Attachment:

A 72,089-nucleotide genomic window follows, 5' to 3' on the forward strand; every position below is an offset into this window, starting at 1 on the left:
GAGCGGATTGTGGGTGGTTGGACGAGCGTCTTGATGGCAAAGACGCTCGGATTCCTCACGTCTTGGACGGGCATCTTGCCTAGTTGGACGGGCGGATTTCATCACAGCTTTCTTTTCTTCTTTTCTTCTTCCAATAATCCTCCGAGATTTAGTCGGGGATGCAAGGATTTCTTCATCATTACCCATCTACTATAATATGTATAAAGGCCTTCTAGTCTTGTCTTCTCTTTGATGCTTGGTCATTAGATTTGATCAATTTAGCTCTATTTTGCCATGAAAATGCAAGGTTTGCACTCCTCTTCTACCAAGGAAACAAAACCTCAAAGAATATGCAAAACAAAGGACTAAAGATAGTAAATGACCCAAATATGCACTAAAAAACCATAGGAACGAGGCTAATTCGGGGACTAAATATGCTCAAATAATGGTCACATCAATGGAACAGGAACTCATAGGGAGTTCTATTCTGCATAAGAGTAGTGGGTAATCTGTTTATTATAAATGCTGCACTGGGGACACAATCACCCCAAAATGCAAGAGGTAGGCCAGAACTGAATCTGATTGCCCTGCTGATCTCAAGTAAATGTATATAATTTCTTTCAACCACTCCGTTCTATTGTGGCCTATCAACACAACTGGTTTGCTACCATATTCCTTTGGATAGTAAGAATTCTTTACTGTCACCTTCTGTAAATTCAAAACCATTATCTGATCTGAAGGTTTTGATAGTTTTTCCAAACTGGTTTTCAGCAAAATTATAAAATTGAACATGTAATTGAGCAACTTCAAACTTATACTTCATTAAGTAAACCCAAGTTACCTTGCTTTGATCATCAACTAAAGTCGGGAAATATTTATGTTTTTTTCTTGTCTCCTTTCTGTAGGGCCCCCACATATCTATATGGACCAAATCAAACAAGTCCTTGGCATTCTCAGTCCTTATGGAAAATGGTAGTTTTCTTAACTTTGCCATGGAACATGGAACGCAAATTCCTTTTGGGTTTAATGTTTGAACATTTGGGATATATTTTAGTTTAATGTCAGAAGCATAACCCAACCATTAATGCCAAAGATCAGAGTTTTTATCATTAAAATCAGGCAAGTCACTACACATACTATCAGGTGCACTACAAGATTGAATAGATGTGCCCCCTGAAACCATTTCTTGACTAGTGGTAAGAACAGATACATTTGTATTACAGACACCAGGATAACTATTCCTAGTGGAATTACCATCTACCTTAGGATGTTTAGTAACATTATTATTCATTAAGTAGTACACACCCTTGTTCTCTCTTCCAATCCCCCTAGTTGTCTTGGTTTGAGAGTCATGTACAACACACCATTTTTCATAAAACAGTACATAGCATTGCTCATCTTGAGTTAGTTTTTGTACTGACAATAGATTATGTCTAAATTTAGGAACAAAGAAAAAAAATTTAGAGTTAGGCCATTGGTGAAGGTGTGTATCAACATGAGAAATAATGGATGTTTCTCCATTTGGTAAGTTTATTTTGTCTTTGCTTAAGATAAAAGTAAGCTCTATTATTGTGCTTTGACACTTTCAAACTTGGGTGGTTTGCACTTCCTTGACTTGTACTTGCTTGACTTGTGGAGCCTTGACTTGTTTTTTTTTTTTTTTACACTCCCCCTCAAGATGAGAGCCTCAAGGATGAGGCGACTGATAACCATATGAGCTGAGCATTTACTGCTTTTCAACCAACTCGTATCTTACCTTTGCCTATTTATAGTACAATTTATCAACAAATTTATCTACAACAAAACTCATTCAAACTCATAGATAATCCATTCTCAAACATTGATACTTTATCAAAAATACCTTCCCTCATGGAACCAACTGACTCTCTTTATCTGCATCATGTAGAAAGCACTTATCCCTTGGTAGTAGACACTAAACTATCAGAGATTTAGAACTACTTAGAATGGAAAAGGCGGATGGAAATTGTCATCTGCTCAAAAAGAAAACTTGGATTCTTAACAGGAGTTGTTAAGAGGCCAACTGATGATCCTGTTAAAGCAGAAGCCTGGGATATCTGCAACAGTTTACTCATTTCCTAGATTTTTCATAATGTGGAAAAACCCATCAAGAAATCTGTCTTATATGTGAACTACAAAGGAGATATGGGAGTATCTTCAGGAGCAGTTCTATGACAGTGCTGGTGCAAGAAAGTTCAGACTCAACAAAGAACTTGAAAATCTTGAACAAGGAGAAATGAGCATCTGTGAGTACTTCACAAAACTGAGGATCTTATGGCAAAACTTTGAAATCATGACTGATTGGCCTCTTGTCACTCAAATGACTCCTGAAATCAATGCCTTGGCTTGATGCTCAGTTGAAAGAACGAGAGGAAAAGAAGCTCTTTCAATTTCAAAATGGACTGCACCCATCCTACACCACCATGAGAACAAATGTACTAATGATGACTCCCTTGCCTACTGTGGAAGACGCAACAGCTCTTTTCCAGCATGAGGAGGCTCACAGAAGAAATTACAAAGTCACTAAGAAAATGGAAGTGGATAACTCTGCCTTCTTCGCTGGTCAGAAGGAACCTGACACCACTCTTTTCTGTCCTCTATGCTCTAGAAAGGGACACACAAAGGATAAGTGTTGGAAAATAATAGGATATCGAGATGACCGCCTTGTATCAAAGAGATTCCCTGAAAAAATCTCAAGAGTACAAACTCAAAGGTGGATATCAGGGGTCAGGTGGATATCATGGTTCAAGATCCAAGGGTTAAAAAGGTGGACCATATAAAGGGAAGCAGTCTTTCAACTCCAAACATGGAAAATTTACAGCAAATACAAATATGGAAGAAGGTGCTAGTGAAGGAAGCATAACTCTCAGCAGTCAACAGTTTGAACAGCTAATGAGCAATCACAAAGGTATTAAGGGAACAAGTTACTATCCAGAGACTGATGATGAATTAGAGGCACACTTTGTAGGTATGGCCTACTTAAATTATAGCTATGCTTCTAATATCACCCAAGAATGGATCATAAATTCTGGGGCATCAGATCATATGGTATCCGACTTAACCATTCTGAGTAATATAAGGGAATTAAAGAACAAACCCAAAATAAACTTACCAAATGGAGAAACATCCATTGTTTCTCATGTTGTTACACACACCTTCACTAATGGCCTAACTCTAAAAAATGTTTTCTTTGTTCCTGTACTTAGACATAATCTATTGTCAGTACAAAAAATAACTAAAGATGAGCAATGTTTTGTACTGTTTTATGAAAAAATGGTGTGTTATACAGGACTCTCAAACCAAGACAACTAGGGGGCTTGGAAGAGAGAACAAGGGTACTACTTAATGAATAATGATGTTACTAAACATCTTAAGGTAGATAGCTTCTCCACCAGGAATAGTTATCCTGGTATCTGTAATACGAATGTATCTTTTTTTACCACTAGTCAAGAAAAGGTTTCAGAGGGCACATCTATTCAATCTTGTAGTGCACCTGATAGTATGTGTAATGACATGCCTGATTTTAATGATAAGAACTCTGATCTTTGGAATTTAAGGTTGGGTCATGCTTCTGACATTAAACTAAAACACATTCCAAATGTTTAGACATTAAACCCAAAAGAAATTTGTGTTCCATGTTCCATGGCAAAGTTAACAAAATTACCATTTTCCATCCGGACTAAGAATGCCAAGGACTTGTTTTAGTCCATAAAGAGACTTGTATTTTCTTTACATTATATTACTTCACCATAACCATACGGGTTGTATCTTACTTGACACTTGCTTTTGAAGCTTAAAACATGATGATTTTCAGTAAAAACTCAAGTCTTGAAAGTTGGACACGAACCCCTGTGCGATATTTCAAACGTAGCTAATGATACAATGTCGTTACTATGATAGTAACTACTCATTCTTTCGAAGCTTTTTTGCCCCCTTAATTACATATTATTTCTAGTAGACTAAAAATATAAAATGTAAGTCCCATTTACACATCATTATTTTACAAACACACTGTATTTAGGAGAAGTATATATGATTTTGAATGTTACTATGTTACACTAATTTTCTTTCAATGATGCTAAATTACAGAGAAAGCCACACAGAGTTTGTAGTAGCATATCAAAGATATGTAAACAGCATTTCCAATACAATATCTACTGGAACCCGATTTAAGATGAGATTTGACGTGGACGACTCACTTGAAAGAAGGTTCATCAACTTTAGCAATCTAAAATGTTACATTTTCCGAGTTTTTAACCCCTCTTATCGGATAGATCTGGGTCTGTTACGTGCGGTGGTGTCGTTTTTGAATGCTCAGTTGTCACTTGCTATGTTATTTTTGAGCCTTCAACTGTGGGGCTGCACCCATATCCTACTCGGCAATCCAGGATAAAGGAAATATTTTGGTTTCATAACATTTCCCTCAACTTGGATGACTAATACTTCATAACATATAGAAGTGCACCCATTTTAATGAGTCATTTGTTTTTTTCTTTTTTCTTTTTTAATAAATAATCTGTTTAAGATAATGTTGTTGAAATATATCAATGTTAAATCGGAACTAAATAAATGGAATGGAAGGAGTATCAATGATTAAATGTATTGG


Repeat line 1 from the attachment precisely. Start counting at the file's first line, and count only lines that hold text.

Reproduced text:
A 72,089-nucleotide genomic window follows, 5' to 3' on the forward strand; every position below is an offset into this window, starting at 1 on the left: